13 January 2014

The shutdown line: we need more Condra and less Neil.

If ever there was a real-life example of the sad fact that puck possession on a player level does not always translate to points, it would be Erik Condra. However, the very point that he isn’t a scoring machine testifies to another aspect of his game: his defensive value.

Probably the most distinguishing factor between top lines and bottom 6 lines is that the bottom 6 are expected to score far less; this goes hand-in-hand with the common conception that top 6 players are skill-laden, while bottom 6 players are more specialized. So, expectations for Condra fit the shutdown line description. But a shutdown line can’t successively shut down and prevent shots from the opposition if they’re always in their own DZ, and this is where Condra excels.

For a long while, Paul MacLean had settled on Greening – Smith – Neil as a “grit” line that pandered to the idea that size and strength would do some good versus mid-to-top-quality opposition. But Neil went down, and in went Condra. Out the other way went any notion that a slimmer player like Condra, at 6’0” and 190 pounds (the 3rd-lightest forward, after Pageau and Conacher), might not fit in a shutdown trio. The objective of a shutdown line is to contain and minimize the opposition’s taking shots or possessing one’s own zone. As mentioned above, puck possession also happens to correlate directly to that. After all, it comes back to the foundation of puck possession: if you’re taking shots at the opponent’s net, the opponent can’t also be doing the same to you.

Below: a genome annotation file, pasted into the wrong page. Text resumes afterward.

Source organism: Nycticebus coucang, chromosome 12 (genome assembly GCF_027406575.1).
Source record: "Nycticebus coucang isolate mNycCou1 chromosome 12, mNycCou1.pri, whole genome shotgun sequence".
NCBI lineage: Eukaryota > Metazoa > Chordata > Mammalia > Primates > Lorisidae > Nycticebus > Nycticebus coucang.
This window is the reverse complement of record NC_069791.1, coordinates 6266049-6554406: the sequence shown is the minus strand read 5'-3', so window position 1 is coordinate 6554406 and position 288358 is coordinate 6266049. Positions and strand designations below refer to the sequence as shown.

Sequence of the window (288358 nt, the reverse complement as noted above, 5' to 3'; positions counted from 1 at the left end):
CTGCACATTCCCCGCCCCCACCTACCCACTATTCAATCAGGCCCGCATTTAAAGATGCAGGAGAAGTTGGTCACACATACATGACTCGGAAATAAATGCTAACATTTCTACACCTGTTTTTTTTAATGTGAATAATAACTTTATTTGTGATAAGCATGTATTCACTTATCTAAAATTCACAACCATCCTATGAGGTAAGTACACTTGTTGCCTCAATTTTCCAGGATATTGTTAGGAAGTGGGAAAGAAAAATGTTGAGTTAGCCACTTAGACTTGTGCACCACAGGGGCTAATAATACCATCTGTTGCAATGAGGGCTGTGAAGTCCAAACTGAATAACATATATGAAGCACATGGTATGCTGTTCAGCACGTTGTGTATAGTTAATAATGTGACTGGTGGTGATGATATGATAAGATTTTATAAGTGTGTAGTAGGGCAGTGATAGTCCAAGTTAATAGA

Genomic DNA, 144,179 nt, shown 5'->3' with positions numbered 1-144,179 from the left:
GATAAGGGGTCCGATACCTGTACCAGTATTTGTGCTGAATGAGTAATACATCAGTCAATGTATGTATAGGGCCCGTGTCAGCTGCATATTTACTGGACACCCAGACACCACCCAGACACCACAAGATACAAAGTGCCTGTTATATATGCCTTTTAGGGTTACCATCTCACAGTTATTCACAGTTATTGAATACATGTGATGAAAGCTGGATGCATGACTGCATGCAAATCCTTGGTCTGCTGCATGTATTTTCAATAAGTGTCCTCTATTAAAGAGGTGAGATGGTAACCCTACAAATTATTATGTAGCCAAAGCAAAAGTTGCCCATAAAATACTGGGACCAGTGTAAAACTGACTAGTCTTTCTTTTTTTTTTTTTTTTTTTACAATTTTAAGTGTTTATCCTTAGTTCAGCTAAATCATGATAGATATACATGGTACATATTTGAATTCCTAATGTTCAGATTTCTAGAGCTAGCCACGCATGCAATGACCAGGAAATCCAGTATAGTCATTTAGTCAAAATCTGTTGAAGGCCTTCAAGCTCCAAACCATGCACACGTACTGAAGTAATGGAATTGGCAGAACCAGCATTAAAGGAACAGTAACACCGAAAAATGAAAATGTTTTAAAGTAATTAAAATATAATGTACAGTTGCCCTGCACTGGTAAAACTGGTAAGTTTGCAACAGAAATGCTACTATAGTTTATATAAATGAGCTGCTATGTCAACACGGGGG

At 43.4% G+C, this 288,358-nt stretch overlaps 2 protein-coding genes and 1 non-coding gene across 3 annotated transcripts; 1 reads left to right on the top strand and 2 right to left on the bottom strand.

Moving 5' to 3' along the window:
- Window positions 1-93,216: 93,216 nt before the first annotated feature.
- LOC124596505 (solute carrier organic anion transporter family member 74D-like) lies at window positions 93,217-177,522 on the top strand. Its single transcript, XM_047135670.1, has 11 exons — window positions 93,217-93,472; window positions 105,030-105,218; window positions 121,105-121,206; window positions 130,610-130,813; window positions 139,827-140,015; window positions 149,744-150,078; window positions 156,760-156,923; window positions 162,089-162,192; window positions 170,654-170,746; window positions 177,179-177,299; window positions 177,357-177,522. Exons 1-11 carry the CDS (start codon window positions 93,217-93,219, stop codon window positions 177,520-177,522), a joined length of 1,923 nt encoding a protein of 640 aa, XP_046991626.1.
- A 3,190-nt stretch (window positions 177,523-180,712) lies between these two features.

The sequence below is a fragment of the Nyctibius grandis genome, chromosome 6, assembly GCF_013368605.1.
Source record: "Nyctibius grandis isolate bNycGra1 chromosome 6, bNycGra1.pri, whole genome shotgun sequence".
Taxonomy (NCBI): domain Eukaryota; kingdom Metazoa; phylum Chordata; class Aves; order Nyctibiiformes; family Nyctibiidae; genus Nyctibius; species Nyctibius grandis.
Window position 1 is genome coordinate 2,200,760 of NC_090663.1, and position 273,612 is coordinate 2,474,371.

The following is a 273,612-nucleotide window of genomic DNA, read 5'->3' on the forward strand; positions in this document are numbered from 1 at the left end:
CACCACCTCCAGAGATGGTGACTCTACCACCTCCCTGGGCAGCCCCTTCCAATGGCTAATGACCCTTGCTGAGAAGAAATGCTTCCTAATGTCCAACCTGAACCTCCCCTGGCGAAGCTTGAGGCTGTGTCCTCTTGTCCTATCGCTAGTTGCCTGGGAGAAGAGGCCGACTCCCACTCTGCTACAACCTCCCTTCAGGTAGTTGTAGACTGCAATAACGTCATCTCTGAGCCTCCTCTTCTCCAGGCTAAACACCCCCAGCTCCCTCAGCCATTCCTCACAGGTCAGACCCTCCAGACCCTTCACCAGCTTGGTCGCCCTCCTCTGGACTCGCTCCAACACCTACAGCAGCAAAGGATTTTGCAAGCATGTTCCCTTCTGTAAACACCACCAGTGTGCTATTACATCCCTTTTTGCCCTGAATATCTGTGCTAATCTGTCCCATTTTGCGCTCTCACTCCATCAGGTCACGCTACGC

Essentially, size and strength might bruise and weaken the opponent, but a player like Condra who mysteriously drives possession like some kind of mythical beast—albeit one who can’t score—is evidently doing the job just as well, and probably much more effectively, on a consistent basis. And until we’re able to accurately quantify “physicality” (while we’re at it, let’s try and quantify “energy” and “grit”, too), it seems the smartest route will be to go with the guy whose possession numbers are high, as opposed to someone like Neil, who's toting around a 49.9% Corsi For, 5th-worst on the active team. (Condra's hanging out at 52.8% CF, 6th-best. Quite a difference.)

The idea of a “do you even lift?” shutdown line could be a staple of the game in old-school circles, and some might even go so far as to state that physicality is part of the right way to play hockey. But so far, it’s Corsi and Fenwick that have been shown to have correlations with winning, and it seems pretty basic that winning is also a large part of the right way to play hockey. When you have lines whose defensive soundness can be ascertained confidently, line-matching and controlling the opposition becomes evidently much easier. And every aspect of the game is one more step towards winning.


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